With a bright light shining in my face onstage, I could barely see the 150 people sitting in front of me. I could only sense the audience’s presence with my ears, as if I were a bat inside a dimly lit cave trying to figure out what my next move would be. I hold the microphone and say, “A recent science study stated that people are less afraid of hurricanes with female names — except for the guy who has a wife named Katrina.”
I continue, “I think these female hurricanes are just not named appropriately. If there was a hurricane named ‘Serena Williams’ arms,’ people would be freaking out.”
The bar was filled with scientists and science writers, many who worked at top science research institutions around Washington, D.C., such as NASA and the National Institutes of Health, a much different crowd than I usually perform for. Stand-up comedy is daunting, but performing science-themed stand-up comedy for people who dedicate their lives to researching and learning science is perhaps even more intimidating.
Two years after graduating from Wake Forest with a chemistry degree, I’ve been frequenting bars and clubs telling jokes to strangers several times a week. I have heard dirty jokes, clean jokes, but rarely do I hear science jokes. Even more rarely do I hear an appreciation for science jokes from the non-science-minded. One time, an audience member booed me and said, “That’s a science joke.” The heckling was bad, but the repetitive silence after my science jokes was worse. Disillusioned, I shied away from science humor. Instead, I focused on my jokes about “filling the unknown demand for Indian female comics from West Virginia.”
"But this is exactly how I wanted to spend my 23rd birthday. Excited. Nervous. Trying something new."
I love my non-science jokes. They have earned me spots in comedy festivals in New York City and Chicago and have repeatedly impelled strangers to compliment me. But, it felt weird that I didn’t do science jokes. During the daytime, I work as a science writer for NASA where I write about abnormal trends in the ozone layer, how air quality has improved over the last decade in the United States and how climate change will alter the annual life cycles of plankton, the base of the oceanic food chain. By not writing science jokes, I felt like I was ignoring this whole other part of my life.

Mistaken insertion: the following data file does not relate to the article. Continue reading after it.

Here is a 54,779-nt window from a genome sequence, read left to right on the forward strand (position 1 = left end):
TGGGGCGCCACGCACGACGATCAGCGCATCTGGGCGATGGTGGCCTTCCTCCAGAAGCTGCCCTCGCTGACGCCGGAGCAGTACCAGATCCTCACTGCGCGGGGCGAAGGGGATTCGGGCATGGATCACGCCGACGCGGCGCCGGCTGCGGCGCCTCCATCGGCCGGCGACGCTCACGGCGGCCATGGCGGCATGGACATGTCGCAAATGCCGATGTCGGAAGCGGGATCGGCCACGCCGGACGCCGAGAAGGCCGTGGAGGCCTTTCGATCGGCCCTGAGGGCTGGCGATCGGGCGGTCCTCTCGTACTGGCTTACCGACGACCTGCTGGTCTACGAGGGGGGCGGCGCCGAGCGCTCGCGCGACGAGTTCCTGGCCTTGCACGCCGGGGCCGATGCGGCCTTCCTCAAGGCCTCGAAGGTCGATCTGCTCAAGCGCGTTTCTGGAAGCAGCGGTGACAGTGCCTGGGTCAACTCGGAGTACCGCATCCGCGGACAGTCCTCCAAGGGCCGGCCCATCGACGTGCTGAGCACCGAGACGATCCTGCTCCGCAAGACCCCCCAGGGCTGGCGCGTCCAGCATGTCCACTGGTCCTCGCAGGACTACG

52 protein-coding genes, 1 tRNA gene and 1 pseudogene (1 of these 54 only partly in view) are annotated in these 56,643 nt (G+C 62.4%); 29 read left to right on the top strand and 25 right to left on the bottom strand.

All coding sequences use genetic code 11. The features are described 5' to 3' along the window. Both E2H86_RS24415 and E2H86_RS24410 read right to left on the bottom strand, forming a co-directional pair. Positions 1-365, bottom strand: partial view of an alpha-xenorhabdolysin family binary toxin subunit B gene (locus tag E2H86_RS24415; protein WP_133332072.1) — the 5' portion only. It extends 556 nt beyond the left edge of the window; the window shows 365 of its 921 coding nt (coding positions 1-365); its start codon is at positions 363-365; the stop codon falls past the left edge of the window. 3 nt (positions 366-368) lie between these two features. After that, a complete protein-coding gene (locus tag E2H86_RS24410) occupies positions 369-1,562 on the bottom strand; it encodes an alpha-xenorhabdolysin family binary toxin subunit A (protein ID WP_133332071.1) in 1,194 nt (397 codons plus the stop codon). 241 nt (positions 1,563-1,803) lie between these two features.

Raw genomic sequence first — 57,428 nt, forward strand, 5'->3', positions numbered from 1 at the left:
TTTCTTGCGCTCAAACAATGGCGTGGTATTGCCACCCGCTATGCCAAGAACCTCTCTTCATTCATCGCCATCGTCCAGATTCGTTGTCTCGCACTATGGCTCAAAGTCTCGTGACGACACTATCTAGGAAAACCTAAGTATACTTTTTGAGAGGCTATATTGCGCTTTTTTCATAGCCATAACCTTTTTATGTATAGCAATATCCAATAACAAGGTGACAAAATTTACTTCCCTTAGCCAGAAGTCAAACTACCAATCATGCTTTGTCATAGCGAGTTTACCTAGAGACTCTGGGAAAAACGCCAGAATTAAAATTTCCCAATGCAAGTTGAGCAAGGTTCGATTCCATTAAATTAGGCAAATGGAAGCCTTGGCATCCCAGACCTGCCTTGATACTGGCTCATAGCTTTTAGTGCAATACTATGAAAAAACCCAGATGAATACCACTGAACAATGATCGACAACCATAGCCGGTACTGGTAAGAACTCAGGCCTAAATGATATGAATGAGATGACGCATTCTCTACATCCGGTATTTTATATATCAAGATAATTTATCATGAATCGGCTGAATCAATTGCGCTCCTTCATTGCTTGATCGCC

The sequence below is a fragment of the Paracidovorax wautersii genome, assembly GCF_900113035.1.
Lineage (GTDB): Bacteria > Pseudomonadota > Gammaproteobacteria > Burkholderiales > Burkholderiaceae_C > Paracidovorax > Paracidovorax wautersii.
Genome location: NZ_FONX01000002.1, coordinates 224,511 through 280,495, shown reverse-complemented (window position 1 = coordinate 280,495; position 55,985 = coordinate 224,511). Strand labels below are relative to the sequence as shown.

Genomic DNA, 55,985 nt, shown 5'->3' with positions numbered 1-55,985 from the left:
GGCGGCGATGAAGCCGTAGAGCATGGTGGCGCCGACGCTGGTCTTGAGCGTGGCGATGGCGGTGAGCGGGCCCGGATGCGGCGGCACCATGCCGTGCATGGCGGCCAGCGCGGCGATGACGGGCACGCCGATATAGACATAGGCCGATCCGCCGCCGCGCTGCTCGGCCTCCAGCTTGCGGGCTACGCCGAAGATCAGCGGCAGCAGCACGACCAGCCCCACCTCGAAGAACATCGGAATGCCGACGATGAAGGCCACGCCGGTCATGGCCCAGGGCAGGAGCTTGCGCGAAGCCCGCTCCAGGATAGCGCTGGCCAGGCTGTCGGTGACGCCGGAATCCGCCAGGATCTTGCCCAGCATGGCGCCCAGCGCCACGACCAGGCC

Last July, I organized a science comedy night — where only science jokes are allowed — with help from the D.C. Science Writers Association. This night — the first of its kind in D.C. that I knew of — sparked additional science comedy nights and presentations about using humor to convey science.
People often ask me how I became a NASA writer by day and stand-up comic by night. I would be remiss if I didn’t say that Wake Forest had helped me broaden my scope of career choices. Entering Wake as a freshman, my expectation — as was everyone’s who knew me — was to become a doctor. Then there were moments when I thought, “Wait, why can’t I do something else?” Why can’t I write science articles for the Old Gold & Black or Wake’s office of communications? Why can’t I use my chemistry background to become a writer? Why can’t I create a night for only science jokes? I realized that the possibilities aren’t just the ones that are laid out before me. At Wake, I learned how to stand up for my ideas — pun intended.
After receiving her chemistry degree at Wake Forest, Kasha Patel (’12) of Washington, D.C., obtained her master’s in science journalism degree at Boston University. She works as a science writer at NASA’s Goddard Space Flight Center. Her comedy experiences and schedule are at kashapatel.com/comedy. Find her jokes on Twitter @KashaPatel.